DOIs and PubMed Central - why no links?

Ed Pentz

Ed Pentz – 2008 May 14

In PubMedDOIs

Further to my previous post “NIH Mandate and PMCIDs” we’ve been looking into linking to articles on publishers’ sites from PubMed Central (PMC). There are a couple of ways this happens currently (see details below) but these are complicated and will lead to broken links and more difficulty for PMC and publishers in managing the links. Crossref is going to be putting together a briefing note for its members on this soon.

The main issue we are raising with PMC, and that we will encourage publishers to raise too, is why doesn’t PMC just automatically link DOIs? Most of the articles in PMC have DOIs so this would require very little effort from PMC and no effort from publishers and would give readers a perisistent link to the publisher’s version of an article.

OpenHandle: Languages Support


thammond – 2008 April 21

In Handle

Following up the earlier post on OpenHandle, there are now a number of language examples which have been contributed to the project. The diagram below shows the OpenHandle service in schematic with various languages support. Briefly, OpenHandle aims to provide a web services interface to the Handle System to simplify access to the data stored for a given Handle. (Note that the diagram is an HTML imagemap and all elements are “clickable”.

NIH Mandate and PMCIDs

Ed Pentz

Ed Pentz – 2008 April 15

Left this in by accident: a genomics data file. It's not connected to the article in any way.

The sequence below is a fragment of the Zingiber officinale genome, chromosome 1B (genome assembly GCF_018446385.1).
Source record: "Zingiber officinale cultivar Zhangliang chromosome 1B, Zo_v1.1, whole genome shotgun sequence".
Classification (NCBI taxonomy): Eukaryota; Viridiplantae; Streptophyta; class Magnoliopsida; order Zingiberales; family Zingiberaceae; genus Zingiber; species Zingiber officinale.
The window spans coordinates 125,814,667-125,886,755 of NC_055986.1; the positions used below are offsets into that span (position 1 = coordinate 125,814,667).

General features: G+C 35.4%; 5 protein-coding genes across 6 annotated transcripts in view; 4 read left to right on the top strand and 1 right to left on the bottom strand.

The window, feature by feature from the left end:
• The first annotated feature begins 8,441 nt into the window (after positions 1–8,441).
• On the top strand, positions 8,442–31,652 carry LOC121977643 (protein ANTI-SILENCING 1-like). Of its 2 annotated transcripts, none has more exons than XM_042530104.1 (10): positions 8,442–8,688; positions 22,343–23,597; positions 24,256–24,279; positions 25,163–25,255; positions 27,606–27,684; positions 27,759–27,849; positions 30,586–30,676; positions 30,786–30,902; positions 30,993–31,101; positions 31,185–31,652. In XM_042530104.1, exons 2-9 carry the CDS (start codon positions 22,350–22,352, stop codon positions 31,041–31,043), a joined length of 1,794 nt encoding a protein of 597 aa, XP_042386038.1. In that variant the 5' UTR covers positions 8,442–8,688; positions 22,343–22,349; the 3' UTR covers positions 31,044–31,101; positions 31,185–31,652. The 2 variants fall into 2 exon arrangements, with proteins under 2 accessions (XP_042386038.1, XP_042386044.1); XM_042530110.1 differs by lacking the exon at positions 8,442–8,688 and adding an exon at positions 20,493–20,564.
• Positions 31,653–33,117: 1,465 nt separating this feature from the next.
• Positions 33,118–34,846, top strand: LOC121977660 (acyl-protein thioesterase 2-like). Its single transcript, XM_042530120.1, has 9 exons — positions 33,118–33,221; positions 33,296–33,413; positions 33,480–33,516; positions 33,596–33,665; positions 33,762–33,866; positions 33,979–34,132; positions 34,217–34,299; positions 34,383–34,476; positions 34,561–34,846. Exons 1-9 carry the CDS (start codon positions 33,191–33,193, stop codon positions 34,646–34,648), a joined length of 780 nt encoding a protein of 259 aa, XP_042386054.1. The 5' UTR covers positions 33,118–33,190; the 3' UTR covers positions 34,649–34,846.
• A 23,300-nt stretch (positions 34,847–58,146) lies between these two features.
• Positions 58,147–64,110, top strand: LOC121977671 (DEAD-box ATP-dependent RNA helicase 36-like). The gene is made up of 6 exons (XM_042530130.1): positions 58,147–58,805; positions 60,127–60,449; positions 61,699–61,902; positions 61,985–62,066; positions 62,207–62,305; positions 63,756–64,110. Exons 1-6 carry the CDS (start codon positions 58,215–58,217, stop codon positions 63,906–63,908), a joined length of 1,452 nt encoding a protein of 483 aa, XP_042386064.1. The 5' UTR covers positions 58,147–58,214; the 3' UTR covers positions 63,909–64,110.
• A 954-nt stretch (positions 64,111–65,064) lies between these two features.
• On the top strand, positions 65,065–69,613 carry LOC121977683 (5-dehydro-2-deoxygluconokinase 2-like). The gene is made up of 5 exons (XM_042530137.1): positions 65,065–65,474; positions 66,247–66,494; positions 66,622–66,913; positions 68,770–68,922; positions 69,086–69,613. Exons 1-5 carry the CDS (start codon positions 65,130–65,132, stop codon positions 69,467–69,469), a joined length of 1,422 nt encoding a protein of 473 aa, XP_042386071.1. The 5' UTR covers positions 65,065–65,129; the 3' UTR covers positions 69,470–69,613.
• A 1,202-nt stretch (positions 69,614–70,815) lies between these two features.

In Identifiers

The NIH Public Access Policy says “When citing their NIH-funded articles in NIH applications, proposals or progress reports, authors must include the PubMed Central reference number for each article” and the FAQ provides some examples of this: Examples: Varmus H, Klausner R, Zerhouni E, Acharya T, Daar A, Singer P. 2003. PUBLIC HEALTH: Grand Challenges in Global Health. Science 302(5644): 398-399. PMCID: 243493 Zerhouni, EA. (2003) A New Vision for the National Institutes of Health.

Word Add-in for Scholarly Authoring and Publishing

Last week Pablo Fernicola sent me email announcing that Microsoft have finally released a beta of their Word plugin for marking-up manuscripts with the NLM DTD. I say “finally” because we’ve know this was on the way and have been pretty excited to see it. We once even hoped that MS might be able to show the plug-in at the ALPSP session on the NLM DTD, but we couldn’t quite manage it.

OpenHandle: Google Code Project


thammond – 2008 March 07

In Handle

Just announced on the handle-info and semantic-web mailing lists is the OpenHandle project on Google Code. This may be of some interest to the DOI community as it allows the handle record underpinning the DOI to be exposed in various common text-based serializations to make the data stored within the records more accessible to Web applications. Initial serializations include RDF/XML, RDF/N3, and JSON. We’d be very interested in receiving feedback on this project - either on this blog or over on the project wiki.

Object Reuse and Exchange

Chuck Koscher

Chuck Koscher – 2008 March 05

In Standards

On March 3rd the Open Archives Initiative held a roll out meeting of the first alpha release of the ORE specification ( . According to Herbert Van de Sompel a beta release is planned for late March / early April and a 1.0 release targeted for September. The presentations focused on the aggregation concepts behind ORE and described an ATOM based implementation. ORE is the second project from the OAI but unlike its sibling PMH it is not exclusively a repository technology.